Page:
< Content-type: text/html
   < Content-encoding: gzip

   This is _only_ usefull for simple decoding in the client.  But it
   requires knowledge of filename conventions if you want to determine
   if the server has done content negociation or not, and wether to
   save the document encoded or decoded to disk, in a automated
   manner.

   The only purpose of this functionality is to save disk-space and
   being able to put <a href="index.html.gz"> in your docs.  But this
   usage essentialy means that content-encoding negociation (and
   associated headers) is unneeded, and a redundant part of the spec;
   given the existense of content-encoding negociation this is a
   useless usage, serving only to complicate clients.  I will try to
   justify this claim in my discussion of scenario 2.

   In a majority of all cases a client will only request a .gz file
   when a gz file has been provided in the server namespace for fast
   transfer of postscript or other documents of nontrivial size, like
   the HTTP spec.  I have _never_ seen this used for html (not that I
   surf particularly much).  So, easy decoding in this scenario would
   seem to be a non-issue.

   Additionaly, the client _did_ ask for index.html.gz, and the server
   did _not_ apply any encoding the client did not ask for implicitly.

   In conclusion: Forbiding this use will _not_ break anything, and it
   will simplify some of the less complex clients.


2. > GET index.html
   < Content-type: text/html
   < Content-encoding: gzip
   
   This makes sense.  Here the file index.html.gz might exist on disk
   and is served, or the site might have plenty of CPU and little
   bandwidth, and prefers to gzip documents if the client can handle
   it.

   This means that there is no need to refer to index.html.gz in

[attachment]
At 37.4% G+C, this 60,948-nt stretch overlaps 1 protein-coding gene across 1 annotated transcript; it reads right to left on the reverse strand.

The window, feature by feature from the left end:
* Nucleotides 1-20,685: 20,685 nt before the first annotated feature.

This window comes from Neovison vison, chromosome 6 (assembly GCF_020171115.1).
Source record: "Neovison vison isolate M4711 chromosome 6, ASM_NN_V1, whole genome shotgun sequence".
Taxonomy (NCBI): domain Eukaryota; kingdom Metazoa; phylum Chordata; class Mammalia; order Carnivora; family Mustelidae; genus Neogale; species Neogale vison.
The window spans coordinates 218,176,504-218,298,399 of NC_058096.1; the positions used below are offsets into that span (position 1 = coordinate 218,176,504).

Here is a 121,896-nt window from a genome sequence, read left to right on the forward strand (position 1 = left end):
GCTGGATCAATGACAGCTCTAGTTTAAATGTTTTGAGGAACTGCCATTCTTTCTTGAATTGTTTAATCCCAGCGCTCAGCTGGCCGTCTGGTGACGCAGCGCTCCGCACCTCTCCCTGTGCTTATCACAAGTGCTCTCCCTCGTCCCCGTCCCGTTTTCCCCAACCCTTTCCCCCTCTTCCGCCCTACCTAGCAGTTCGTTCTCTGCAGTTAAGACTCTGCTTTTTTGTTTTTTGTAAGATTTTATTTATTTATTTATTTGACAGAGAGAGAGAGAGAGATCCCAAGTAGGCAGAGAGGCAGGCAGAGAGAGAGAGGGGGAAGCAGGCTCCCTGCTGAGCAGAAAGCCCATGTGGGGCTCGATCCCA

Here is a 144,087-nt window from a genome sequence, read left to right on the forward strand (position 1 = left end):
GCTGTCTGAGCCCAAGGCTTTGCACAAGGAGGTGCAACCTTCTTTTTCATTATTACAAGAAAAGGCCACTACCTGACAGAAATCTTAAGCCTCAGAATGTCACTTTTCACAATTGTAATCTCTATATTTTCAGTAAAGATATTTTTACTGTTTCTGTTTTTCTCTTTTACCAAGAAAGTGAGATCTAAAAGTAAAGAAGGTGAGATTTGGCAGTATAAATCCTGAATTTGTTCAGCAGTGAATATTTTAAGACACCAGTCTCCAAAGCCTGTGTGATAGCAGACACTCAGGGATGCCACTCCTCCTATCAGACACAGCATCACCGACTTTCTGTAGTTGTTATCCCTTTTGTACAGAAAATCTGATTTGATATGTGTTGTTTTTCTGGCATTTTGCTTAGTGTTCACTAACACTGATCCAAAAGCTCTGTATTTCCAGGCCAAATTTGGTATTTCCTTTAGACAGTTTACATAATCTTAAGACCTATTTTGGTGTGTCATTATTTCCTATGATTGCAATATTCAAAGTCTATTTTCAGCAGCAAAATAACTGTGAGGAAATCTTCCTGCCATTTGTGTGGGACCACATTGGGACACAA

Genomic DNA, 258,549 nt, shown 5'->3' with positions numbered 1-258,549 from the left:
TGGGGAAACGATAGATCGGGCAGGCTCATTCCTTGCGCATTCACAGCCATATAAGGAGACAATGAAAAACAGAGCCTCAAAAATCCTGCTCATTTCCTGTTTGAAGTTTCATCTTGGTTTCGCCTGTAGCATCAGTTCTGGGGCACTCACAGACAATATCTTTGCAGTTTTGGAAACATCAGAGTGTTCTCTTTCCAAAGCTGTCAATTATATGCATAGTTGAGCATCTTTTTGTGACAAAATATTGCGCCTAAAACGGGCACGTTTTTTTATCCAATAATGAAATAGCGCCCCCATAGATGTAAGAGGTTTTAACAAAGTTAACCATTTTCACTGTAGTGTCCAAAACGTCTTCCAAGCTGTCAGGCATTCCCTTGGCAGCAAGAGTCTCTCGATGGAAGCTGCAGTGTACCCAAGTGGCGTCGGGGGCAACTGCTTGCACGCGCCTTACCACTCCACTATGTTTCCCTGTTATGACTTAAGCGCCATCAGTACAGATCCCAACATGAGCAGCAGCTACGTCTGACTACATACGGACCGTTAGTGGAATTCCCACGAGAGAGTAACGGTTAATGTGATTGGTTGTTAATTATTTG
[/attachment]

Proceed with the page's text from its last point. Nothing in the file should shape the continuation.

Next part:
scenario 1, because the server can mix and match encodings as
   needed based on CPU, diskspace, bandwidht or whatever other
   considerations needed.  The only remaining reason to refer to
   .gz files is files like draft-ietf-http-v11-spec-07.ps.gz
   which, we in fact mostly want saved on disk or printed anyway,
   not decoded and shown on screen right away since they're so large
   and impractical to read on a screen.

   Here the server _did_ apply a encoding not asked for implicitly,
   and the Content-encoding _does_ make 100% sense.  It does not
   complicate automatic retrive and save clients either, because there
   is no need for knowledge of local filename conventions.  You just
   decode and save as the basename of the requested file.

Furthermore; allowing both scenarios complicates things too, because
determining if you are faced with scenario 1 or 2 requires knowledge
of filename conventions and suitable heuristics.  It is true, though,
that this is the same knowledge needed to determine if it's correct to
save index.html.gz encoded or decoded in scenario 1.

So, to conclude, I think that:
- Scenario 1 serves no purpose and requires higher complexety for
  correct decitions in automated retrive and store clients.
- Scenario 2 is the Right Thing, and should be the only allowed
  scenario, Content-Encoding should _only_ be used when content-encoding
  negociation has been done.

Regards,
  Nicolai Langfeldt
Received on Sunday, 15 September 1996 13:35:21 EDT

This archive was generated by hypermail pre-2.1.9 : Wednesday, 24 September 2003 06:32:13 EDT